Of course, while monetary incentives might make people more accurate when answering questions that have a known answer, conspiracy theories don’t always have an objectively correct answer. The challenge will be figuring out if a similar honesty system can be put to use in the context of conspiracy theories.

Rob Brotherton 

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Conspiracies Real and Imagined in the French Revolution – Marisa Linton http://conspiracyanddemocracy.org/blog/conspiracies-real-and-imagined-in-the-french-revolution-marisa-linton/ Fri, 06 May 2016 11:02:18 +0000 http://www.conspiracyanddemocracy.org/?p=999 The French Revolution saw the invention of a new political system for France, that of modern participatory politics, with an elected legislature, political clubs, and a free press. For the first time France had politicians – answerable not to one man, but to public opinion and to the ‘people’. On the face of it conspiracy should have had little place in this new political culture. Yet conspiracies, both real and imagined, played a central role in the shifting dynamics of French revolutionary politics, and contributed to the volatility of a political system which successive revolutionaries and made repeated efforts to stabilize.

  • There were many actual conspiracies, and the Revolution’s leaders had good reason to believe in the covert manipulation of power by groups seeking to impose their own political agendas, even though they often identified the wrong conspiracies, and the wrong participants.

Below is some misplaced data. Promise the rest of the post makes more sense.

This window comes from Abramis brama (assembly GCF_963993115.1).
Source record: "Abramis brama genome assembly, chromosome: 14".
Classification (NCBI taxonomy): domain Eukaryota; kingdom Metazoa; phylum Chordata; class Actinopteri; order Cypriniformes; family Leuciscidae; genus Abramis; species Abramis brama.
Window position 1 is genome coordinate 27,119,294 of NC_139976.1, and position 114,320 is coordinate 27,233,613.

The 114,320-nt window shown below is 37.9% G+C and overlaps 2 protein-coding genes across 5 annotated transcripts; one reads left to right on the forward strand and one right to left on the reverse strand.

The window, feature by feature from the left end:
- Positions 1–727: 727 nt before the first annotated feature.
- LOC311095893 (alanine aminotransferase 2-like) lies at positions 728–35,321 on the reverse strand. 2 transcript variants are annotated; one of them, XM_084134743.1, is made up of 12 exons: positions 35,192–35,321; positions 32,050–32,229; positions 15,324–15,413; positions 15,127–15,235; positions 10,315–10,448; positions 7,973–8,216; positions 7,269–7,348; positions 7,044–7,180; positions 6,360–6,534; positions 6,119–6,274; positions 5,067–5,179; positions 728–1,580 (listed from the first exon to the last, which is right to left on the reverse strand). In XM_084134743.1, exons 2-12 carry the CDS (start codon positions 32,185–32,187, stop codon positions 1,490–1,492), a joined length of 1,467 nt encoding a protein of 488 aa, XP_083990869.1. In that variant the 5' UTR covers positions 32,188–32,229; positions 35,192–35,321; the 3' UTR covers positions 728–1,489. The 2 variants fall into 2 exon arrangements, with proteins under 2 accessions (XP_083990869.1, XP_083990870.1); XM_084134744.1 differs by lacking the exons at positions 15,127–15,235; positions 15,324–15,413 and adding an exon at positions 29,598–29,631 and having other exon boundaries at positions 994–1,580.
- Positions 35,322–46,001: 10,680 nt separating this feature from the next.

• Opponents of the Revolution claimed that the Revolution itself had come about by means of a conspiracy organized by Enlightenment intellectuals and freemasons.

  • A series of genuine conspiracies were launched against the Revolution. Some of these had their origins amongst the émigrés who had left France rather than accept a form of government based on national sovereignty.

  • Fear of conspiracy needs to be understood against the unstable context. A series of actual betrayals, the attempted flight of the king in 1791, the war with the leading foreign powers which began in 1792, and the civil war in the Vendée in 1793, all fed the fear of conspiracy. It was in this context that accusations of conspiracy with the foreign powers led to a series of executions in 1793-4.

  • Conspiracy was an important political rhetoric. The revolutionaries used this rhetoric to impart meaning to events, invoking narratives of conspiracy to explain events and the intentions of other political participants.

  • Much of this rhetoric of conspiracy was concerned with disguise and unmasking. Narratives of conspiracy addressed the problem of how to establish the authentic identities and genuine motives of political participants.

  • Conspiracy also had a powerful emotional resonance. There was a genuine fear of conspiracy and anxiety about conspirators, even when that fear was often misplaced.

  • A particularly traumatic aspect of French revolutionary politics is the extent to which revolutionary leaders accused one another of being secret conspirators against the Revolution. Mutual accusations of conspiracy by revolutionary leaders was a key factor in the politicians’ terror, whereby a series of revolutionary factions, including the Dantonists and the Robespierrists, were ‘unmasked’ as ‘conspirators’ and ‘traitors’.

Marisa Linton, Kingston University

m.linton@kingston.ac.uk